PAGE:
Really Rad Rugs!


Our Yayla Field Trip


Pictured are Karmen and Laura, two very enthusiastic interns, in front of Yayla’s storefront!

Yesterday, the Barakat team made a trip to Yayla, a tribal rug merchant based in Cambridge. This company, started by Chris Walter in 1980, has dedicated its efforts to several projects in central Asia and the Indian sub continent. Yayla began working with rug makers in Turkey, and expanded to working with Turkmen refugees from Northern Afghanistan. Today, Yayla supports rug weavers in areas of Afghanistan, Pakistan, India and Nepal.

Yayla is primarily a wholesale rug merchant, but also sells out of its storefront on Broadway Street in Cambridge. The shop is unpretentious and Chris and his staff offer a warm welcome, echoing the warm colors of the ethnic carpet designs.

The shop is composed of four large rooms at street level and another large room below, all stacked high with rugs of varying sizes and colors. Yayla rugs are special because they are died with all-natural vegetable dies. This gives each one a unique look. Yayla is also proud that each rug is hand made.  Pointing to a 6’x9’ rug, Chris told our Barakat crew that it probably took about 8 months for two artisans to weave. The amount of labor necessarily is reflected in the rugs’ prices, but Chris explained that the higher quality and longer durability actually made them a better buy in the long run than other kinds of rugs.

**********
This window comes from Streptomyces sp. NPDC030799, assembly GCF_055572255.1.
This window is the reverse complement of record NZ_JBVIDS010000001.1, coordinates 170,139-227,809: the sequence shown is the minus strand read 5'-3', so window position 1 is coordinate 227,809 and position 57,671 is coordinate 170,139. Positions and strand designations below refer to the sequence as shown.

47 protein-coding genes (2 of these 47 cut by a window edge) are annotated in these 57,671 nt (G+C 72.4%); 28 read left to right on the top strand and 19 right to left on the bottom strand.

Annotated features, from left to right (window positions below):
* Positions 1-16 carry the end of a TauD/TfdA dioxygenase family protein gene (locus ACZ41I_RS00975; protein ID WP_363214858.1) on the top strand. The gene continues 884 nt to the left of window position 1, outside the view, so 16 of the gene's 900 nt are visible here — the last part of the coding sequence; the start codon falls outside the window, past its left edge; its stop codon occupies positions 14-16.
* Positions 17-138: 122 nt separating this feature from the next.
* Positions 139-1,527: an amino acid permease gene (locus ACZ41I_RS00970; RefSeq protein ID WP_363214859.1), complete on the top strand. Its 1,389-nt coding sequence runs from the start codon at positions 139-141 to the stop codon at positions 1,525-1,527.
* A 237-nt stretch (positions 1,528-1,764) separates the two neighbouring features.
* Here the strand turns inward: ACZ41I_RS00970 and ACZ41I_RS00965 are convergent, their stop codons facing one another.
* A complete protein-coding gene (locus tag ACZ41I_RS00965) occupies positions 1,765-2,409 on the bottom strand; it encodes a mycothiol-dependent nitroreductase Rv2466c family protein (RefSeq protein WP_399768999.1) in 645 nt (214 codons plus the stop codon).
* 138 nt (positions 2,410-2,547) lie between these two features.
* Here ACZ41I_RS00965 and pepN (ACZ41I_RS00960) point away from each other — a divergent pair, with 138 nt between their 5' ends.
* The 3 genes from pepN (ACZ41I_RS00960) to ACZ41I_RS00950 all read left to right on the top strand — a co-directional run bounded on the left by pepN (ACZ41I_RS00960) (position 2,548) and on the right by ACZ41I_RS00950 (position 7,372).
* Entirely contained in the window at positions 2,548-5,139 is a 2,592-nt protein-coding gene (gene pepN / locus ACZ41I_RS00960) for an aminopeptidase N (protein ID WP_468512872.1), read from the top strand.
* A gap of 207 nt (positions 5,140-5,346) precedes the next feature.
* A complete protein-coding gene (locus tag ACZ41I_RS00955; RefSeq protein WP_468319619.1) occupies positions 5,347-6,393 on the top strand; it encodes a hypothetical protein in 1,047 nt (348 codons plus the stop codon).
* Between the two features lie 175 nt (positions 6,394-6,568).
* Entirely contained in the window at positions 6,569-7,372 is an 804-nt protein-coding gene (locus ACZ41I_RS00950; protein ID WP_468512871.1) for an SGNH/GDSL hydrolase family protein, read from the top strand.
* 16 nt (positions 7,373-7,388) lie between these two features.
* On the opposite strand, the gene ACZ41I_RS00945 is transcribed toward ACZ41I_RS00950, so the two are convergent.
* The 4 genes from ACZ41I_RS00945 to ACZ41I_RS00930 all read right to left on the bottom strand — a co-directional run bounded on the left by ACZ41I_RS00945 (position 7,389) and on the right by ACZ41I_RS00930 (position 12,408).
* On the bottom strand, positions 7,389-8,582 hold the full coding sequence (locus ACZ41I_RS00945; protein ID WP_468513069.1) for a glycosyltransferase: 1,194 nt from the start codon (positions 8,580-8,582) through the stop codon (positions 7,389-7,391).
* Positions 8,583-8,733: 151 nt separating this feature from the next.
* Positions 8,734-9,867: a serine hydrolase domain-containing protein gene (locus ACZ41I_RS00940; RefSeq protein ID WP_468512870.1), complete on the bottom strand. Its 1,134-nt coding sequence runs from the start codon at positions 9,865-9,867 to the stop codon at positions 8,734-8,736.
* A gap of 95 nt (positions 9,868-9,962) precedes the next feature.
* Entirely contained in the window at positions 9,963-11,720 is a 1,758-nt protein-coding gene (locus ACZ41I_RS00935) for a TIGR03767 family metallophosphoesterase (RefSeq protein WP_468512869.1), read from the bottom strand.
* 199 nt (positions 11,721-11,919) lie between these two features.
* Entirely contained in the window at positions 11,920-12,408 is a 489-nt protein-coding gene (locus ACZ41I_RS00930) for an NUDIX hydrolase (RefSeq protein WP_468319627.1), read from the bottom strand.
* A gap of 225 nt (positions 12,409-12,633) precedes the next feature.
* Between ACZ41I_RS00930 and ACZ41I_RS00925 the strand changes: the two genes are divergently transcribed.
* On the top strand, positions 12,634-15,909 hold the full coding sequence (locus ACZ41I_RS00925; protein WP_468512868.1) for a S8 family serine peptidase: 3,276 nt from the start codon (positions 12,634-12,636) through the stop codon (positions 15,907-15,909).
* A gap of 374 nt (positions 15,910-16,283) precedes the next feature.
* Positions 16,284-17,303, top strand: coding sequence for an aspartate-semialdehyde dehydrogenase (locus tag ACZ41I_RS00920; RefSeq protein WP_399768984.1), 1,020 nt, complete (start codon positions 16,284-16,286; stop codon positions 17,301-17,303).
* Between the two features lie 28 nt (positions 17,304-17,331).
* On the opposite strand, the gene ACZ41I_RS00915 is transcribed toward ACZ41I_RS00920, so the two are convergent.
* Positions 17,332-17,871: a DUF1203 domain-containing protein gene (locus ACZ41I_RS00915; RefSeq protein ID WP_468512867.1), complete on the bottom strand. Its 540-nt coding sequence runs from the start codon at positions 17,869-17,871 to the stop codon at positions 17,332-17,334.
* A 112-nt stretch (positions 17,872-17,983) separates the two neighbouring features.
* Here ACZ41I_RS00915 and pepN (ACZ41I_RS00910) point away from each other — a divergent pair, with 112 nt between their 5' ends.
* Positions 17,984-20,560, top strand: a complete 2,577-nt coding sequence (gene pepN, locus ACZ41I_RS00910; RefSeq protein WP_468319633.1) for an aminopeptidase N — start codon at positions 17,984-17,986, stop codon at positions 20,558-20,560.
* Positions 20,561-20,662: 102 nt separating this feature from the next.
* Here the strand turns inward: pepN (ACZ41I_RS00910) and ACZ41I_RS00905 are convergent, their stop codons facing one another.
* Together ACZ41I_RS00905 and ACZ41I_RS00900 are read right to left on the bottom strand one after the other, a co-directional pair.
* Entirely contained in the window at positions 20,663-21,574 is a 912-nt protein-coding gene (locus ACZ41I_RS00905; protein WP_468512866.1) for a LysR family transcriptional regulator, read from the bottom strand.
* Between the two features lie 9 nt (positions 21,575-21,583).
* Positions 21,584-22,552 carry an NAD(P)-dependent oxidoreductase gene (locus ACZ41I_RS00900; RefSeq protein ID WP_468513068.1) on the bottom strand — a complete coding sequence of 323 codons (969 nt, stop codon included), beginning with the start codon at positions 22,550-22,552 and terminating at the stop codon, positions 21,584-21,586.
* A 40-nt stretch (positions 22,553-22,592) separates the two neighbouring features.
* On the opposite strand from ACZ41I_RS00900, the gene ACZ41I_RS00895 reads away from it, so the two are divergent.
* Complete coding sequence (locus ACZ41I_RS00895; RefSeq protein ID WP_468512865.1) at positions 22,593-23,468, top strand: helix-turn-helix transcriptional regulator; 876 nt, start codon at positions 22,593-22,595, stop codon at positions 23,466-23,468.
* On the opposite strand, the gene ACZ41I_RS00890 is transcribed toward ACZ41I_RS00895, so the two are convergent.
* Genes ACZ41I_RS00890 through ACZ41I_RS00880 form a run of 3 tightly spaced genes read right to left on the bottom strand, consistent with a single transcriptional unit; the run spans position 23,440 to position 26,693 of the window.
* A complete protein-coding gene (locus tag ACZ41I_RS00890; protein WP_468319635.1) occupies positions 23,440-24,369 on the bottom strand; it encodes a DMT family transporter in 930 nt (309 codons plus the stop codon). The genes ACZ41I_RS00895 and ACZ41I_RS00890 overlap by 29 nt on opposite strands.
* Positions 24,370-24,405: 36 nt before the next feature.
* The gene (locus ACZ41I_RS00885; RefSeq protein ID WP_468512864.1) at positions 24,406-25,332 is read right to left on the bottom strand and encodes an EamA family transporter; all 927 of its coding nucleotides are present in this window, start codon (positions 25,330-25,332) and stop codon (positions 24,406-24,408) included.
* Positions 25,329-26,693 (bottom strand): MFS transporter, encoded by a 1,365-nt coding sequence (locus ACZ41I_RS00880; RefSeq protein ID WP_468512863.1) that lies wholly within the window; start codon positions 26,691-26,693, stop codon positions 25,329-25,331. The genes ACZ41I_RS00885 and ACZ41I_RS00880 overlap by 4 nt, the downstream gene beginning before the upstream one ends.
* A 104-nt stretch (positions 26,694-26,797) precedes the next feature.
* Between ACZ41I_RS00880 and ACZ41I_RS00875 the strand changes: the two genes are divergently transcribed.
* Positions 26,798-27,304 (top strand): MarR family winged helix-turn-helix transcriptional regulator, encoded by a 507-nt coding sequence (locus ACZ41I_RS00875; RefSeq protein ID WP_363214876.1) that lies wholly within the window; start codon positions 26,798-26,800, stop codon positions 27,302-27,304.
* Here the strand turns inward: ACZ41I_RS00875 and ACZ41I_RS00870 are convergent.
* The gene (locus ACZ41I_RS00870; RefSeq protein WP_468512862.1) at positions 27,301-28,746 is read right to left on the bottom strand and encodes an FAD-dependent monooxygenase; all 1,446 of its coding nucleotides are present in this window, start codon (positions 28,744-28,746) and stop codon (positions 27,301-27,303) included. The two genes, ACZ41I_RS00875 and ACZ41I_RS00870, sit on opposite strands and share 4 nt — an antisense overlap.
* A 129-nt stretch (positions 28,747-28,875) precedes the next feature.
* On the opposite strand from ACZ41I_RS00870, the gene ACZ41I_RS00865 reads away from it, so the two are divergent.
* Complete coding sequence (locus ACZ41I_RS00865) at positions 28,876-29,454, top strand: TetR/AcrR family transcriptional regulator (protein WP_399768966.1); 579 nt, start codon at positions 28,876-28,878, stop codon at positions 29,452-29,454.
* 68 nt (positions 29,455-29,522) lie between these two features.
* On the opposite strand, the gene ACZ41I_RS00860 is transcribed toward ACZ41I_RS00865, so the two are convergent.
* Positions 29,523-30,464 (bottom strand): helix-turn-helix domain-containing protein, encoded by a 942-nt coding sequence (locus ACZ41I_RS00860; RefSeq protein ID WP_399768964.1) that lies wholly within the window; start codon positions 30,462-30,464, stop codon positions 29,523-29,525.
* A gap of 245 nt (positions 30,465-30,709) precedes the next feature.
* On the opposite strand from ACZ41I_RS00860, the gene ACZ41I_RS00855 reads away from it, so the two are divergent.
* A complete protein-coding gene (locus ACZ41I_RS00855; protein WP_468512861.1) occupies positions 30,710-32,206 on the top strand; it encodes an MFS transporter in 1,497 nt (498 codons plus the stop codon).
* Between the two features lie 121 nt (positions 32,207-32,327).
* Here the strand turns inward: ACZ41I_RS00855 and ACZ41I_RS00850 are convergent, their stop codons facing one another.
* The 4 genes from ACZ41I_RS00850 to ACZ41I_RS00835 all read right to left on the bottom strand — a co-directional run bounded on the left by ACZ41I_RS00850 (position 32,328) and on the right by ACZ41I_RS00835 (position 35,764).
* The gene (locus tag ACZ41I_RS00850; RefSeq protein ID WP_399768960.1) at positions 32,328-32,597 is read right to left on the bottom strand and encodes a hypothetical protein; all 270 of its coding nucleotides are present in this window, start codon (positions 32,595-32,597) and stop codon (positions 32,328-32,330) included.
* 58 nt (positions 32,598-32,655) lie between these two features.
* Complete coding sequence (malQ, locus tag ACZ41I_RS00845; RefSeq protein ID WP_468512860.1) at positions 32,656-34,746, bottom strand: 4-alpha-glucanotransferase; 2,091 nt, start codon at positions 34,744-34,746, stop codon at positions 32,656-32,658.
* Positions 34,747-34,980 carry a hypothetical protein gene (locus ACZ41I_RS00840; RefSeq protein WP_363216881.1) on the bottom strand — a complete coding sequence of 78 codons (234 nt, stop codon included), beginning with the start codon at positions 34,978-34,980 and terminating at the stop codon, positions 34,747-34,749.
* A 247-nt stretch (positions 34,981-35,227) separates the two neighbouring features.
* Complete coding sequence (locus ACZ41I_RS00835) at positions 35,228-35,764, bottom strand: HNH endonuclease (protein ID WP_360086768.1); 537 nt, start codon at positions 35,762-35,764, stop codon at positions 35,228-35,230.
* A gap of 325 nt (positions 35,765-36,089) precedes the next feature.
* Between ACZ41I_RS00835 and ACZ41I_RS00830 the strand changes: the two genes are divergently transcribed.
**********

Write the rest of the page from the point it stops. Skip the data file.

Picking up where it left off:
ImageWhen asked about the meaning behind each design, Chris chuckled and said that ancient weavers created stories for each rug to give them special significance, but that today they are created mainly for styles of market demand, though they have not entirely lost their cultural significance.

ImageBut Yayla is much more than just a Tribal rug dealer, it is also the corporate sponsor of two nonprofit organizations, Barakat and Machik.  Both originated from a vision of enhancing the lives of the people that Yayla supported through rug selling. Chris founded Barakat in 1999 after almost two decades of work in central Asia and India. The opening of the first school in Attock, in the Punjabi region of Pakistan, was inspired by his observations of their acute need for education, especially for women.

Yayla’s mission is to bring fairly-traded rugs to the Western world, and by doing so, support the value of people’s skills, while affirming their human dignity.  Barakat is an extension of Yayla, providing educational opportunities to the people working in Yayla’s facilities and in their communities. What was once an entrepreneurial venture has now evolved into a series of educational programs in the region.  By believing in and investing in the marketability of skillfully made wares, and by offering educational opportunities to those who would otherwise not have them, Yayla and Barakat share a mission to help a number of people create a better life for themselves.

Yayla put down roots as a rug merchant in communities in Afghanistan, Pakistan, Nepal and India. Through the two organizations, Barakat and Machik, Yayla has branched out into more directly humanitarian programs of providing schooling opportunities where they would otherwise not be available.Image
Meet the Interns! From Left to Right, Laura, Brooke, Steven, Deepa, Jaimie, Karmen and Neela!

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